If you were asked what job requires the absolute highest calibre of human being, in terms of physical capability, mental stability and intellectual capacity, the answer would have to be an astronaut, wouldn’t it? Successful candidates for this job must understand high-level concepts about physics and mechanical engineering, to say nothing of their ability to solve problems related to both under pressure. Successful candidates must have bodies capable of withstanding the extremes of space travel. And successful candidates must be rock solid, mentally and emotionally, under the most dire circumstances.


The candidates for the astronaut training program in the new Amazon movie Space Cadet – or ASCANs (pronounced “ass cans”), as the movie calls them with a juvenile chuckle – have few if any of these qualities. And that’s not just the lead character, Tiffany “Rex” Simpson (Emma Roberts), who is supposed to be the unusual one because she had to forgo a full scholarship to Georgia Tech after her mother became sick and died, in a chain of events that led to her becoming a bartender. We can almost forgive the way the movie portrays Rex, because every underdog movie needs an underdog – even if she calls everyone “dude” and wears bejewelled jean jackets, instead of trying the least little bit to comport herself according to the expectations of this opportunity.

No, the real issue with Space Cadet – one of many – is that everyone else associated with NASA is also an idiot. The head honcho (Dave Foley) is a bumbler who makes bad jokes when he isn’t seeming confused. The hunky program director (Tom Hopper) is a tongue-tied British twit. The really aspirational one, played by Gabrielle Union, celebrates victories by busting out dance moves, and talks in slang that a woman in her station would have forcefully repressed.

And this is just the people who already work for NASA. The other ASCANs are a nervous hypochondriac who writes space romance novels (Kuhoo Verma), a moustachioed blowhard you wouldn’t trust to lead a hunting trip (Andrew Call), a walking gay stereotype (Troy Iwata), and others whose inappropriateness for the job defy a brief description. In fact, the only ASCAN who actually seems right for a mission to the International Space Station – she’s in peak physical condition and can already speak Russian – is portrayed as a stuck-up asshole. (She’s played by Desi Lydic.)

You probably can’t go into a movie like Space Cadet hoping for realism, but there’s a far more realistic version of this script out there, that still makes an unlikely candidate its protagonist. Only this version fills out the rest of the cast with gruff career professionals with close-cropped hair who sound like Neil Armstrong. More problematically for what Space Cadet is actually trying to do, it’s not a fish out of water movie if there are a dozen other fish also flopping and gasping for air next to our main fish.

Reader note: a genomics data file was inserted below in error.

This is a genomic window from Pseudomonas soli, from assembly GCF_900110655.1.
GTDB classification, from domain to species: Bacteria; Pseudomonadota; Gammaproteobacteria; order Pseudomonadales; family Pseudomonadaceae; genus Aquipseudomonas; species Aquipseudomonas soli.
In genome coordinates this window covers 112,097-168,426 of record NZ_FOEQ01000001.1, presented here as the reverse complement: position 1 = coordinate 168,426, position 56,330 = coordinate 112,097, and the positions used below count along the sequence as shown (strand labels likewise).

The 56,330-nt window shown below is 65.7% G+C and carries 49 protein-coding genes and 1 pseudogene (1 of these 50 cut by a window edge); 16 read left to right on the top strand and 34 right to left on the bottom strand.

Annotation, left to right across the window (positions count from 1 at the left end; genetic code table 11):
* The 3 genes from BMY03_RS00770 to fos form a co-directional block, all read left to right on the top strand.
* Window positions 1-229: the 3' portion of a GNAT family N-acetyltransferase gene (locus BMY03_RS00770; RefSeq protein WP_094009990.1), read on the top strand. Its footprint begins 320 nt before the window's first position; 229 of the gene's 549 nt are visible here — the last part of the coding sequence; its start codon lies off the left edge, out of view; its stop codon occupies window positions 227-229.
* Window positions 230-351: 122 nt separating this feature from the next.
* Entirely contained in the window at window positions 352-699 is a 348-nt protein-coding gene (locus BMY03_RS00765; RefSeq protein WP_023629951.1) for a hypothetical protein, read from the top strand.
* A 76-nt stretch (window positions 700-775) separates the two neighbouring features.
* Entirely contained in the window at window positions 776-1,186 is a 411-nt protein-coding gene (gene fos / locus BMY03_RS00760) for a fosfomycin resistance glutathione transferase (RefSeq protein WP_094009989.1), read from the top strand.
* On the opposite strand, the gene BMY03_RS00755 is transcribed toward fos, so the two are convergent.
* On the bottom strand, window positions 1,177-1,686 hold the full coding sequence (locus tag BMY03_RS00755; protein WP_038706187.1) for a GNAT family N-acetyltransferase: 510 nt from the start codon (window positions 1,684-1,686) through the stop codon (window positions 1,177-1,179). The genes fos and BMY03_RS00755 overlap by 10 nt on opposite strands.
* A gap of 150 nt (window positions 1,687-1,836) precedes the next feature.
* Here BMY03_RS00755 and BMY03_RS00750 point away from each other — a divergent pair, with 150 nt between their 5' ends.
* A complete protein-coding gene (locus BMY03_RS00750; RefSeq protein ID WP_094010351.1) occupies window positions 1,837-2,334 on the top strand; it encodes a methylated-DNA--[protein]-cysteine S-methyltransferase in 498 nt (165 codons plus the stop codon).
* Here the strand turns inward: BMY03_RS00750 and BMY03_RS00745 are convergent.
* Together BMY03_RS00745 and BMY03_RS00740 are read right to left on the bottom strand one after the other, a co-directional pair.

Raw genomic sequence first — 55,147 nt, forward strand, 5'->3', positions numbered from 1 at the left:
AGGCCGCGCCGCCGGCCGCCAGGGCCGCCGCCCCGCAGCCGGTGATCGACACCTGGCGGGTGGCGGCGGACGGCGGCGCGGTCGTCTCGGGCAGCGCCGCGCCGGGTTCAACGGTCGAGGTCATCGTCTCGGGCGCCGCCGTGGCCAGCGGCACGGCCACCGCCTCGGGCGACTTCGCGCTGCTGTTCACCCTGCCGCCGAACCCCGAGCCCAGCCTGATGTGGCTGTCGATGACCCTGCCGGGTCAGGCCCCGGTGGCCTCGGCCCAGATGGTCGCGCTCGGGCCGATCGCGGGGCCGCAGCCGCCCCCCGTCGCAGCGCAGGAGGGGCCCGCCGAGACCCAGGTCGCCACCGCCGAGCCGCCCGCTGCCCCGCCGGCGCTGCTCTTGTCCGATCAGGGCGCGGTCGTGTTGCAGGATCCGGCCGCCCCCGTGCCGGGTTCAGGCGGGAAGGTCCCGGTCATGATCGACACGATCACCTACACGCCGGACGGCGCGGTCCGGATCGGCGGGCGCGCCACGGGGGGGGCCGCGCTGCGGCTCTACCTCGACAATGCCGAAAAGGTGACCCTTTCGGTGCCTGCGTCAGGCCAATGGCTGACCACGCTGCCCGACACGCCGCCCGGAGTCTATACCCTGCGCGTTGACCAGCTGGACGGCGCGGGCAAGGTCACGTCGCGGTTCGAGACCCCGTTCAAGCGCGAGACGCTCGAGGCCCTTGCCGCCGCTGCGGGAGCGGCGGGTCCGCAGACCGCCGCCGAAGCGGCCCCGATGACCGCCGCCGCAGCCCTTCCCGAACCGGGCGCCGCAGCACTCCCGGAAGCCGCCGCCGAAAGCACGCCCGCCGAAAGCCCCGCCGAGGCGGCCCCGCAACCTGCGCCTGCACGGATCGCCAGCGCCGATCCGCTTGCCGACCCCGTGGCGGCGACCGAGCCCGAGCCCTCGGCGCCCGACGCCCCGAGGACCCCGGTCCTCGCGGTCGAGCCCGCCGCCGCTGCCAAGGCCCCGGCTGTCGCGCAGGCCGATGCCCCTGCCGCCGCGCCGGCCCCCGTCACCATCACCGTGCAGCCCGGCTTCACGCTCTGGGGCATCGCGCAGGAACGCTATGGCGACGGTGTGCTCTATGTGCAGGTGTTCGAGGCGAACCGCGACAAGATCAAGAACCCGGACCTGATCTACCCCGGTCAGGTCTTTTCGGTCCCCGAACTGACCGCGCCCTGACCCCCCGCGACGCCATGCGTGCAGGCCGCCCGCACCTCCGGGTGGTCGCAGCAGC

At least the main fish is a compelling fish. Roberts, daughter of Eric and niece of Julia, has a toothy smile as wide as that of her aunt, and might have forged some facsimile of Julia’s career if only she had more talent and made better choices. The point is, we could buy her as a Florida bartender who spends her time wrestling alligators, who squandered all her potential after her mother died, because Roberts has the charm to overpower our reservations.

But this is where the writing and directing fail what Roberts is able to bring to the film. Liz W. Garcia is to blame for both. Rex gets into the program on a CV that was unknowingly falsified by her ditzy and pregnant friend Nadine – that’s Poppy Liu, forced to play all sorts of different referee checks using different accents, while sitting behind the receptionist’s desk of a gym. But even if Rex thought she got in on her merits and something unconventional about her approach, she shouldn’t be sitting at formal meetings with NASA staff talking about how this is all so frickin’ awesome. Even if you are an iconoclast, you can’t go to space with that sort of vocabulary. But again, Rex hardly stands out because the NASA staff and other recruits are directed just as broadly.


These are design problems. There are much more major structural problems to the story. Even if we are to believe that the hunky director Logan is fooled by the hopeless improvisations of Rex’s friend with the long fingernails and the baby bump, we can’t overlook Rex’s obvious fumbling when faced with the nuts and bolts of the NASA simulations. When she finally bluffs her way into flying a jet, a skill her CV says she has, it’s worn out the last little bit of our suspension of disbelief, but also our sympathy for this character, who puts a co-pilot at risk through this charade. And it just gets more ridiculous from there.

Amazon released the realistic version of this movie just last year. It was called A Million Miles Away, and told the true story of Jose M. Hernandez, a Mexican-American who was finally accepted into the astronaut training program after repeated rejections, and did finally walk in space years after he should have rightfully quit trying. He had the drive and the perseverance and the qualifications, and still he was rejected repeatedly for years.


That was a different project. In fact, the only thing they really have in common is that they are both movies. Then again, it depends on your definition of a movie. Most people think of a movie as a plausible set of circumstance that play out in interesting ways, not a one-joke idea that would fall apart entirely with the most basic of background checks. The only thing rigorous about Space Cadet is its commitment to falsity.


Space Cadet is currently streaming on Amazon Prime.

2 / 10